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School Organisation Plan 2021

Section 3: Pupil projections

Methodology

Data sources

The following data sources have been used to formulate the pupil forecasts:

  • the latest (anonymised) spring (Jan 2021) school census data, providing information on the pupils attending mainstream schools in each planning area
  • the number of pupils on roll recorded in the spring (Jan 2021) school census data for the previous academic year
  • the number of Reception and Year 7 allocated places for Sept 2021
  • details on each mainstream school
  • a trajectory of planned housing growth
  • actual births sourced from the Office for National Statistics (ONS) live births data series
  • projected births sourced from the latest official sub-national population projection (SNPP) from the ONS

Data processing

The first stage of the projection process calculates aggregate 'target' figures for each primary and secondary year group. These target totals are derived by rolling forward actual roll numbers using cohort ratios based on historical school census data.

A cohort ratio is calculated by dividing the Spring 2021 Year 9 total by the 2020 Year 8 figure, for example, with change in the cohort size from one academic year to the next associated with migration effects. For Reception year, the cohort ratio is calculated using birth totals from five-years earlier. For use in the model, this calculation is averaged over three years of data.

The targets form the overall controlling totals for the individual school and planning area projections that are presented in the final set of primary and secondary projection results.

Birth statistics are a key input to the projection process, a trajectory of future births has been derived from the ONS 2018-based SNPP, released in March 2020. In the 2021 model update, birth totals for 2019-20 have been scaled to the 2018-based SNPP birth trajectory; fixed beyond 2023-24.

The calculation of the cohort ratios takes account of children that live in Stockton that is different to the location of their school. The balance is for a small net outflow for primary schools but for a net inflow for secondary schools.

Live births

From its low point in 2000/01 the birth total for Stockton-on-Tees rose substantially to reach a peak of 2,474 in 2011/12. Since then, birth numbers have gradually reduced, with just under 2,000 births in 2019/20 for entry in Sept 2024. This is the lowest births number recorded over the historical period. As a result of these trends, secondary school intake is expected to peak in Spring 2022 through to 2024, gradually reducing thereafter. The peak number on roll is likely to be achieved in Spring 2026.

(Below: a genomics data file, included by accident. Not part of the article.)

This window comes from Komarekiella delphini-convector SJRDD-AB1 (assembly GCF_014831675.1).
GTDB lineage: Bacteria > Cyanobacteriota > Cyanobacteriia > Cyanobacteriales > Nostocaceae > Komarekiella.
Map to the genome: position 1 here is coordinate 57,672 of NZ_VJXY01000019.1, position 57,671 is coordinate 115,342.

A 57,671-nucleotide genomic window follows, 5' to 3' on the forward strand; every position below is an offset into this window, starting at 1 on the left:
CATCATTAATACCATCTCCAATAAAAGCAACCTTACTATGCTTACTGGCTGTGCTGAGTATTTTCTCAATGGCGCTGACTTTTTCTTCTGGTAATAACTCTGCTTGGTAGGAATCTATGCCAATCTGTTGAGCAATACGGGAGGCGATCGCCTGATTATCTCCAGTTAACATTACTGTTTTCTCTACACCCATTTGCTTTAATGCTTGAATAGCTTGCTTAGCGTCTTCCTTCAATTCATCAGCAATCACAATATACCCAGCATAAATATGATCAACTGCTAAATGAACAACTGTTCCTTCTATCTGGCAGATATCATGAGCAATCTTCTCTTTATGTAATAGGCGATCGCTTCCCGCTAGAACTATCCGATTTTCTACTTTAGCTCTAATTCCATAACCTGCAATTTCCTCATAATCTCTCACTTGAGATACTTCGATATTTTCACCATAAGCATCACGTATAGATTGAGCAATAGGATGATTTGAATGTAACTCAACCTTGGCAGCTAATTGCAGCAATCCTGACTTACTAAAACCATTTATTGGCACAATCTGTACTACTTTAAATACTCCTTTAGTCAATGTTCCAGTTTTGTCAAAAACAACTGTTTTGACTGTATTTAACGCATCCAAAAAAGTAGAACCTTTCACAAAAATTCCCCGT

The LA's secondary Capital strategy is mindful that this growth will peak 2023/24 and follow National trends and reduce year on year. This drop will increase our surplus position in Secondary in future years, this can be evidenced, as for Sept 2021 entry we have placed 2460 Y7 children whilst the equivalent Sept 2021 Reception cohort was only 2270 - an 8% reduction. With continuing lower birth rates, this downward trend will continue at least for the next 3 /4 years.

Beyond Spring 2032, the numbers on roll at secondary schools will be driven by future birth numbers (from 2020/21 onwards - COVID effect), although despite early indications Nationally that lockdown has contributed to an increase in births during 2020/21, this hasn't been reflected in birth figures across Stockton), determined by fertility trends and the size of the resident female population aged 15-49. Rebasing the most recent ONS birth projections to Stockton-on-Tees' latest birth registration count suggests a further decline in birth numbers. Erring on the side of caution given the uncertainty associated with demographic trends, the 2021 pupil projections assume that the annual estimate of new births remains constant after 2023, at 1,865 per year.

Primary pupil projections

The base data for the primary pupil projections is sourced from the latest January school census (January 2021). Capacities and admission limits are also provided.